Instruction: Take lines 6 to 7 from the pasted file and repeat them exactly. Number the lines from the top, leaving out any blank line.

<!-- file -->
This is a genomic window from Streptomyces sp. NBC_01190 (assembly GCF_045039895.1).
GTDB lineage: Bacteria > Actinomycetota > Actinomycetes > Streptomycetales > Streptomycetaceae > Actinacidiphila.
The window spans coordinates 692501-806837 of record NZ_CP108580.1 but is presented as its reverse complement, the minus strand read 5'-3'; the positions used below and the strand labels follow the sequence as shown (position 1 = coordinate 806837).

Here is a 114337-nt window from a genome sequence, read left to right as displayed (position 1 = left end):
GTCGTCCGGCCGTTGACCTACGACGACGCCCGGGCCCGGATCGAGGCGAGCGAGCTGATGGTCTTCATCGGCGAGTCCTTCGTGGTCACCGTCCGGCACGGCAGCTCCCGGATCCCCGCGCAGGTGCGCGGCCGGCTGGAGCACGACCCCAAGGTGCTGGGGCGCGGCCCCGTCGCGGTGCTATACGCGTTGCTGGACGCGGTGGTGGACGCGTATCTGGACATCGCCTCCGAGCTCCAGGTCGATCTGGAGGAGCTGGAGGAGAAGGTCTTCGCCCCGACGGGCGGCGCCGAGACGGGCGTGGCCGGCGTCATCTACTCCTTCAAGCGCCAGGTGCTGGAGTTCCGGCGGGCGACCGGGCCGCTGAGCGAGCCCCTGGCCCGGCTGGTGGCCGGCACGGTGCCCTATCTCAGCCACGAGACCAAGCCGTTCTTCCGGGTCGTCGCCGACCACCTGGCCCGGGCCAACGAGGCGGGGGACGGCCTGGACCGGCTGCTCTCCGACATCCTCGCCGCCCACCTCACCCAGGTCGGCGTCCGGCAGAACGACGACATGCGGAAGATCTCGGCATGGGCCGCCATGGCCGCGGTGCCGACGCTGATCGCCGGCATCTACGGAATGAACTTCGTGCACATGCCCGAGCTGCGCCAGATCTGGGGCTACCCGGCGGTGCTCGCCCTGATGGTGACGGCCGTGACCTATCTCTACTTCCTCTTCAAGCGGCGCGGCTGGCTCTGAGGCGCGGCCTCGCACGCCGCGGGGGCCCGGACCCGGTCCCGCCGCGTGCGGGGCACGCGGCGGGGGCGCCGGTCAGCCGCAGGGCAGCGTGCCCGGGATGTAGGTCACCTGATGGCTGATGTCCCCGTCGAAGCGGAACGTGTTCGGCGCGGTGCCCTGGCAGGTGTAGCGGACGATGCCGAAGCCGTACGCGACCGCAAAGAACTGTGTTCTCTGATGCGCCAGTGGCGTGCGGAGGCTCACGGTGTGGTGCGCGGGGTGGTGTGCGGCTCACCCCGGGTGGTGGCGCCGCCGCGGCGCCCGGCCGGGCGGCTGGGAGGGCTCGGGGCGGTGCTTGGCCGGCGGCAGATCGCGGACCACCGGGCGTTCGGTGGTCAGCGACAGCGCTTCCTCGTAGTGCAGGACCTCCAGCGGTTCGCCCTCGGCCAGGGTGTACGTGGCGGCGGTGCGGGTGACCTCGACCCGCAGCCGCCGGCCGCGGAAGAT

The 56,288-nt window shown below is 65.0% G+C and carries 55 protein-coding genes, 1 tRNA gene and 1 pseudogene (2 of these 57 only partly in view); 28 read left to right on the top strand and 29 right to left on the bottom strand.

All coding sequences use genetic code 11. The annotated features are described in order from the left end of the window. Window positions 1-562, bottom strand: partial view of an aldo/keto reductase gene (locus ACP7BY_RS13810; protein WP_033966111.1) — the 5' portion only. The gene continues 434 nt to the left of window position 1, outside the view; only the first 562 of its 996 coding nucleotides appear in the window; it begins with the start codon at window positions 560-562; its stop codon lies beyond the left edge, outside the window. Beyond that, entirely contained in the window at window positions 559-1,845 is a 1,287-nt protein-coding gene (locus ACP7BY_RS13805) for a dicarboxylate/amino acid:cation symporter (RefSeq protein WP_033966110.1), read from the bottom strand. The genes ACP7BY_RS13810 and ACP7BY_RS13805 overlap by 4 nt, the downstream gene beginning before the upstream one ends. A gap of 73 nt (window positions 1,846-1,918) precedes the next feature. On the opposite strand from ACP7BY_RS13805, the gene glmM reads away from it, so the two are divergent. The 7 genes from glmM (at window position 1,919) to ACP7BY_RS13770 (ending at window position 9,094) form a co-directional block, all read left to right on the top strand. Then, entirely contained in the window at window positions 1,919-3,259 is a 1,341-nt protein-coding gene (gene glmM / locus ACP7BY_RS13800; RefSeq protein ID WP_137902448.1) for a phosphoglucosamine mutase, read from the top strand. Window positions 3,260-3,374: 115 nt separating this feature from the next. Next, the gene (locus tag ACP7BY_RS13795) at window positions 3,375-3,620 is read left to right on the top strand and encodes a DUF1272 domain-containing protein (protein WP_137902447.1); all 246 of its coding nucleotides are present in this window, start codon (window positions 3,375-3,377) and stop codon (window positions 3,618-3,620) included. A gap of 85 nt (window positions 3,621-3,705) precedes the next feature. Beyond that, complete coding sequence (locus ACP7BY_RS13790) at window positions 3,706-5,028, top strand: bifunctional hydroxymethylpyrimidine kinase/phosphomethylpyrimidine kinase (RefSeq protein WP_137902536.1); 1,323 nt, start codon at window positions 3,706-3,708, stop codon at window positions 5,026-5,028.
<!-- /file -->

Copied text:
The 56,288-nt window shown below is 65.0% G+C and carries 55 protein-coding genes, 1 tRNA gene and 1 pseudogene (2 of these 57 only partly in view); 28 read left to right on the top strand and 29 right to left on the bottom strand.

All coding sequences use genetic code 11. The annotated features are described in order from the left end of the window. Window positions 1-562, bottom strand: partial view of an aldo/keto reductase gene (locus ACP7BY_RS13810; protein WP_033966111.1) — the 5' portion only. The gene continues 434 nt to the left of window position 1, outside the view; only the first 562 of its 996 coding nucleotides appear in the window; it begins with the start codon at window positions 560-562; its stop codon lies beyond the left edge, outside the window. Beyond that, entirely contained in the window at window positions 559-1,845 is a 1,287-nt protein-coding gene (locus ACP7BY_RS13805) for a dicarboxylate/amino acid:cation symporter (RefSeq protein WP_033966110.1), read from the bottom strand. The genes ACP7BY_RS13810 and ACP7BY_RS13805 overlap by 4 nt, the downstream gene beginning before the upstream one ends. A gap of 73 nt (window positions 1,846-1,918) precedes the next feature. On the opposite strand from ACP7BY_RS13805, the gene glmM reads away from it, so the two are divergent. The 7 genes from glmM (at window position 1,919) to ACP7BY_RS13770 (ending at window position 9,094) form a co-directional block, all read left to right on the top strand. Then, entirely contained in the window at window positions 1,919-3,259 is a 1,341-nt protein-coding gene (gene glmM / locus ACP7BY_RS13800; RefSeq protein ID WP_137902448.1) for a phosphoglucosamine mutase, read from the top strand. Window positions 3,260-3,374: 115 nt separating this feature from the next. Next, the gene (locus tag ACP7BY_RS13795) at window positions 3,375-3,620 is read left to right on the top strand and encodes a DUF1272 domain-containing protein (protein WP_137902447.1); all 246 of its coding nucleotides are present in this window, start codon (window positions 3,375-3,377) and stop codon (window positions 3,618-3,620) included. A gap of 85 nt (window positions 3,621-3,705) precedes the next feature. Beyond that, complete coding sequence (locus ACP7BY_RS13790) at window positions 3,706-5,028, top strand: bifunctional hydroxymethylpyrimidine kinase/phosphomethylpyrimidine kinase (RefSeq protein WP_137902536.1); 1,323 nt, start codon at window positions 3,706-3,708, stop codon at window positions 5,026-5,028.